Palcohol: Risky for Teens and People in Recovery?

By Kathleen Doheny
WebMD Health News

Reviewed by Arefa Cassoobhoy, MD, MPH

March 13, 2015 -- The powdered alcohol product known as Palcohol may be available on store shelves this summer. Some health officials are concerned it will only worsen underage drinking.

Federal regulators with the Alcohol and Tobacco Tax and Trade Bureau approved the new product this week. Five states have banned sales of powdered alcohol, and 28 states have proposed laws this year to ban or regulate it.

In the U.S., about 5,000 people under age 21 die each year due to alcohol-related accidents, homicides, suicides, and injuries, according to the National Institutes of Health.

Mark Phillips, the creator of Palcohol, doesn't see what the fuss over his product is about. He calls efforts to outlaw it the work of those who want a ''nanny state."

What Is Palcohol?

It's a powdered, freeze-dried version of common drinks. It includes rum, vodka, a Cosmopolitan, and a "powderita," Phillips' version of a margarita.

Each pouch-like package weighs about an ounce. Along with the powdered alcohol, it also includes natural flavorings and the sweetener sucralose. You add water or a mixer to the package and shake it to create an average-sized mixed drink. By itself, the powder has about 80 calories a package. One packet equals one shot of alcohol, according to Palcohol's web site.

The Alcohol and Tobacco Tax and Trade Bureau, a division of the U.S. Treasury Department, worked with the FDA to approve the product, says Tom Hogue, a spokesman for the bureau. The bureau reviews the formulation and labeling of distilled spirits products. The FDA reviews the non-alcoholic ingredients.

The FDA doesn't have concerns about those ingredients at this time, says Theresa Eisenman, a spokeswoman for the agency.

Hogue says that states ''have very broad authority to regulate the sale of alcohol within their borders."


Powdered alcohol will trigger abuse by young people, says Scott Krakower, DO, assistant unit chief of psychiatry at Zucker Hillside Hospital, Glen Oaks, N.Y. "I think it's going to appeal to adolescents and will potentially be harmful," he says.

The easy-to-carry product may also tempt people in recovery from alcoholism, he says, since the package seems simple to conceal. He fears some people will try to snort it, which he views as especially dangerous due to choking hazards. Some may combine powdered alcohol with other drugs, such as heroin, he says.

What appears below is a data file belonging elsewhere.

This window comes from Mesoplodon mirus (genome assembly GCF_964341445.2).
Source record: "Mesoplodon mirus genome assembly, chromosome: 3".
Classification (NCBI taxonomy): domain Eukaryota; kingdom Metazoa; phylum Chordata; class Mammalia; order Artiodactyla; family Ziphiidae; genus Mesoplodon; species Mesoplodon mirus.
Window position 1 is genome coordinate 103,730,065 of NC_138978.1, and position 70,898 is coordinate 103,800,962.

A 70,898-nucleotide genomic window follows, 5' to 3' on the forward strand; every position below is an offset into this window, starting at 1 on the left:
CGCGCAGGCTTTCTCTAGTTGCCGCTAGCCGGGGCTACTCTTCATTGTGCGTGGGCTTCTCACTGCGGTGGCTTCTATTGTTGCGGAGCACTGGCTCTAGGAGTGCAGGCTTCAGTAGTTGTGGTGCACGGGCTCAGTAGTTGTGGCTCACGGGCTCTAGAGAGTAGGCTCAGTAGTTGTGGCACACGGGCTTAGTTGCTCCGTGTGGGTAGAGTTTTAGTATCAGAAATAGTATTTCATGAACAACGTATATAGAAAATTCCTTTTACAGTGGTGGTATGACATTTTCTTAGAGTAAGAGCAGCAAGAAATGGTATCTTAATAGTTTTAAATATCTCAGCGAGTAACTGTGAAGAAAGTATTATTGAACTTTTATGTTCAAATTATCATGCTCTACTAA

"We worry the sale of powdered alcohol will lead to increased alcohol and drug abuse, with serious implications and health consequences for the country's youth," says Harris Stratyner, PhD, vice president of Caron Treatment Centers in New York.

Another expert says it's simply too soon to know whether powdered alcohol will worsen the underage drinking problem. "We don't have any good science on this [one way or the other]," says Brandon Korman, PsyD, chief of neuropsychology at Miami Children's Hospital.

On Thursday, Sen. Charles Schumer (D-New York) proposed federal legislation to stop the production and sale of the product, calling it ''Kool-Aid for underage drinking."

Palcohol Creator: Concerns Unfounded

Snorting the powder won't be appealing, Phillips says on his product's web site. "It really burns. Imagine sniffing liquid vodka."

The package is 4 inches by 6 inches, so it's harder to conceal than some bottled alcohol, he says. Spiking a drink, another expressed concern, would take much longer with a powder than a liquid, he says.

Phillips expects the product to be available where liquor is sold and online, too. It will be more expensive than liquid alcohol, he says, but he didn't offer more details.

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SOURCES: Mark Phillips, spokesperson, Palcohol. Harris Stratyner, PhD, vice president, Caron Treatment Centers, New York. Brandon Korman, PsyD, chief of neuropsychology, Miami Children's Hospital. Scott Krakower, DO, assistant unit chief of psychiatry, The Zucker Hillside Hospital, North Shore—LIJ Medical Group; assistant professor of psychiatry, Hofstra North Shore—LIJ School of Medicine, Glen Oaks, N.Y. Tom Hogue, spokesperson, Alcohol and Tobacco Tax and Trade Bureau. Theresa Eisenman, spokesperson, Food and Drug Administration. National Conference of State Legislatures. Heather Morton, National Conference of State Legislatures.

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